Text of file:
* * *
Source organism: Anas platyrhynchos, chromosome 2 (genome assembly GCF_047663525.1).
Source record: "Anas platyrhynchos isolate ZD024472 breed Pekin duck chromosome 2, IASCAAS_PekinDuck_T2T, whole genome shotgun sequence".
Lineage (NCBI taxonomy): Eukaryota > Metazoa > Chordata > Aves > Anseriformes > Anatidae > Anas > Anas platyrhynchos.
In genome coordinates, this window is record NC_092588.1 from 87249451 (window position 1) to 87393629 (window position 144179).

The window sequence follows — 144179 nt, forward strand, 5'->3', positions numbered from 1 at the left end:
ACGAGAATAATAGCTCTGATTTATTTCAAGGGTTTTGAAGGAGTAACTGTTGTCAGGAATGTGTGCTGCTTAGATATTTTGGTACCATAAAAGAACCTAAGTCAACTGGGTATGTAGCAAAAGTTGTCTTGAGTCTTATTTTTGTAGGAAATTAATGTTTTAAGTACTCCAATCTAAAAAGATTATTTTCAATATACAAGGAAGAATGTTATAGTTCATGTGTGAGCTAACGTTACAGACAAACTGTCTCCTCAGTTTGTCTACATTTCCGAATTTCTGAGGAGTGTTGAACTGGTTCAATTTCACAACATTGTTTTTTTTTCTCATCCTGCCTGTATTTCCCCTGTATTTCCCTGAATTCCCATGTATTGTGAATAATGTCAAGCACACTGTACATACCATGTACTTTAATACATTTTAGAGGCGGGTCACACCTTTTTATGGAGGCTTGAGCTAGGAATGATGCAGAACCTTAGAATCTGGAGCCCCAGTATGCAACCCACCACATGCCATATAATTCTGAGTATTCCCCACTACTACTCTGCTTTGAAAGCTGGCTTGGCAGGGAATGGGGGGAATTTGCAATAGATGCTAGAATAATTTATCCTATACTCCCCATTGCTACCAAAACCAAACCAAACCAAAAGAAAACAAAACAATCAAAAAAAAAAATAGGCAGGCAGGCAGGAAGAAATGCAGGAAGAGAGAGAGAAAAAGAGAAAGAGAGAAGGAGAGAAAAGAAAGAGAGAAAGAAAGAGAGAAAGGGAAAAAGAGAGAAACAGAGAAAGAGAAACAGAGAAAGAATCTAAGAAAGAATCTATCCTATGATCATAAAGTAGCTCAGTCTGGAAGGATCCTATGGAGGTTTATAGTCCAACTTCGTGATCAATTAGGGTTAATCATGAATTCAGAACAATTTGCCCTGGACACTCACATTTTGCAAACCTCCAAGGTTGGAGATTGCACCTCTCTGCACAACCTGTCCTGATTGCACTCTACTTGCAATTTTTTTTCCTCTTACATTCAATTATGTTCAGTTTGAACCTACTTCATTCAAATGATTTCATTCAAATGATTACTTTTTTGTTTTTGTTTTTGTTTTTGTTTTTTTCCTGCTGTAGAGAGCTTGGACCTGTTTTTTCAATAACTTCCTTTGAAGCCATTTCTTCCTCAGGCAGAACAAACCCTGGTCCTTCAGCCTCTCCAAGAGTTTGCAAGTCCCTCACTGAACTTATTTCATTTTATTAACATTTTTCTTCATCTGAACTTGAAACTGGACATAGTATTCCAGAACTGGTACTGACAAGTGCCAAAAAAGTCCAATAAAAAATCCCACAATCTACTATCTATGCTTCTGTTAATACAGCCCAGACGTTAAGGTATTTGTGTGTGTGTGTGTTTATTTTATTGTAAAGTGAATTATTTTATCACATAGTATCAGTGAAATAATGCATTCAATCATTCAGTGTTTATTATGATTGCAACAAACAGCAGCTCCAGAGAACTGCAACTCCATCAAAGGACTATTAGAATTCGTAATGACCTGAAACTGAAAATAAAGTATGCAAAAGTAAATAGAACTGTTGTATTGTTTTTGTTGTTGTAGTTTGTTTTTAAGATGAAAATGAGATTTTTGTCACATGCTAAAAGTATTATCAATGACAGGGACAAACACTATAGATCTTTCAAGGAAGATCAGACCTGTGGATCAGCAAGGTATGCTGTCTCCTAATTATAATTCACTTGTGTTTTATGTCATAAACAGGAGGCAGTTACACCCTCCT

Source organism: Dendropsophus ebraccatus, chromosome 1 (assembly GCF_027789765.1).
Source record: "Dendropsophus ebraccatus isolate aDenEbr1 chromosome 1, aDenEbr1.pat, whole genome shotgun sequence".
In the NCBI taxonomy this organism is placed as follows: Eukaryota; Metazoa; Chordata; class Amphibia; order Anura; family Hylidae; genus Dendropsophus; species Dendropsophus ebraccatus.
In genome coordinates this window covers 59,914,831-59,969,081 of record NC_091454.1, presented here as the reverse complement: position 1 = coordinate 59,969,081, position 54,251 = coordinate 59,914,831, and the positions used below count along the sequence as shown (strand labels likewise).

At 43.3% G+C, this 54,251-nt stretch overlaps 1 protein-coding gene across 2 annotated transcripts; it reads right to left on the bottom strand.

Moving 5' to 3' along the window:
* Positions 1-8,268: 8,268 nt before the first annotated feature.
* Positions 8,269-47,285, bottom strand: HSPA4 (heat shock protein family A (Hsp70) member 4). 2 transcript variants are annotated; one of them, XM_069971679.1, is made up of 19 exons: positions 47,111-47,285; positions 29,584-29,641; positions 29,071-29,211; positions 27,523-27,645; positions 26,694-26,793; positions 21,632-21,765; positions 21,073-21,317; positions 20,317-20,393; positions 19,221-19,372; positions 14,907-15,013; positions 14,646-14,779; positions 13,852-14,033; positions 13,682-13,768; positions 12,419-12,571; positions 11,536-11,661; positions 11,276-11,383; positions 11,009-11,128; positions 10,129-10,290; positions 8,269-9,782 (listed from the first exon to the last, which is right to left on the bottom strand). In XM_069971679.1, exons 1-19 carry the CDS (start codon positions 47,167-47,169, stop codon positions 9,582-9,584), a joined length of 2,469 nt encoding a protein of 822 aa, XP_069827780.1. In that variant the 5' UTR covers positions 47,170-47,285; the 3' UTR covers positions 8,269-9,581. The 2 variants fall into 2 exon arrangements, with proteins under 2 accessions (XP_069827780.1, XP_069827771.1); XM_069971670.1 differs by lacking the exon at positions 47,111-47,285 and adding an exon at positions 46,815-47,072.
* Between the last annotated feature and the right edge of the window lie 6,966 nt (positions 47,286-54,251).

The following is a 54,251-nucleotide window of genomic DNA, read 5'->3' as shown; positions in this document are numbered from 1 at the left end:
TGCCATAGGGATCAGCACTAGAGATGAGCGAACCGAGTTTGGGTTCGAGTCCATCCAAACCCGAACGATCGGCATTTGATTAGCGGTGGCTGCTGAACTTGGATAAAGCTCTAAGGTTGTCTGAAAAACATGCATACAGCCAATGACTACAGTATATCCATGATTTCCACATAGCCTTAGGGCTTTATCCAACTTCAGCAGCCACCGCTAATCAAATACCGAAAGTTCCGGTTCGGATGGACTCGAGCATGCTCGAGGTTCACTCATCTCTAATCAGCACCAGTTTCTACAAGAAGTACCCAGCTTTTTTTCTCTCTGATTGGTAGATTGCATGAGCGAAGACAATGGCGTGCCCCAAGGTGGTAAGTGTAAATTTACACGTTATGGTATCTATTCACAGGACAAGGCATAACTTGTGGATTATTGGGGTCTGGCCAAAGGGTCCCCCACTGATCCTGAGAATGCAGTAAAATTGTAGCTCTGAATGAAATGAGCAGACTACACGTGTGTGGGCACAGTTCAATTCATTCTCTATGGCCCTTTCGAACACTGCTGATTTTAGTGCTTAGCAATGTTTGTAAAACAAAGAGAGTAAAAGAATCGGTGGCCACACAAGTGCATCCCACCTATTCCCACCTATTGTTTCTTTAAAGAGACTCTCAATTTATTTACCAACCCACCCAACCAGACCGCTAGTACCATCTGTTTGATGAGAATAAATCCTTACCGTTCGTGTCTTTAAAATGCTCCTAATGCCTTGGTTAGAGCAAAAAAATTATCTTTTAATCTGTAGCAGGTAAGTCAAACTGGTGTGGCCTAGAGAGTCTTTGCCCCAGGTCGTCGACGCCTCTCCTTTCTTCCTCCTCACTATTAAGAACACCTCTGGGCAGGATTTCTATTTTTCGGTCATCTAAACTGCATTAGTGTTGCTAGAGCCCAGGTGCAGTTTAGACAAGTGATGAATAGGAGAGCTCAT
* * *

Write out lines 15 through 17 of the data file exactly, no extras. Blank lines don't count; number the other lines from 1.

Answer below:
* Between the last annotated feature and the right edge of the window lie 6,966 nt (positions 47,286-54,251).

The following is a 54,251-nucleotide window of genomic DNA, read 5'->3' as shown; positions in this document are numbered from 1 at the left end:
TGCCATAGGGATCAGCACTAGAGATGAGCGAACCGAGTTTGGGTTCGAGTCCATCCAAACCCGAACGATCGGCATTTGATTAGCGGTGGCTGCTGAACTTGGATAAAGCTCTAAGGTTGTCTGAAAAACATGCATACAGCCAATGACTACAGTATATCCATGATTTCCACATAGCCTTAGGGCTTTATCCAACTTCAGCAGCCACCGCTAATCAAATACCGAAAGTTCCGGTTCGGATGGACTCGAGCATGCTCGAGGTTCACTCATCTCTAATCAGCACCAGTTTCTACAAGAAGTACCCAGCTTTTTTTCTCTCTGATTGGTAGATTGCATGAGCGAAGACAATGGCGTGCCCCAAGGTGGTAAGTGTAAATTTACACGTTATGGTATCTATTCACAGGACAAGGCATAACTTGTGGATTATTGGGGTCTGGCCAAAGGGTCCCCCACTGATCCTGAGAATGCAGTAAAATTGTAGCTCTGAATGAAATGAGCAGACTACACGTGTGTGGGCACAGTTCAATTCATTCTCTATGGCCCTTTCGAACACTGCTGATTTTAGTGCTTAGCAATGTTTGTAAAACAAAGAGAGTAAAAGAATCGGTGGCCACACAAGTGCATCCCACCTATTCCCACCTATTGTTTCTTTAAAGAGACTCTCAATTTATTTACCAACCCACCCAACCAGACCGCTAGTACCATCTGTTTGATGAGAATAAATCCTTACCGTTCGTGTCTTTAAAATGCTCCTAATGCCTTGGTTAGAGCAAAAAAATTATCTTTTAATCTGTAGCAGGTAAGTCAAACTGGTGTGGCCTAGAGAGTCTTTGCCCCAGGTCGTCGACGCCTCTCCTTTCTTCCTCCTCACTATTAAGAACACCTCTGGGCAGGATTTCTATTTTTCGGTCATCTAAACTGCATTAGTGTTGCTAGAGCCCAGGTGCAGTTTAGACAAGTGATGAATAGGAGAGCTCAT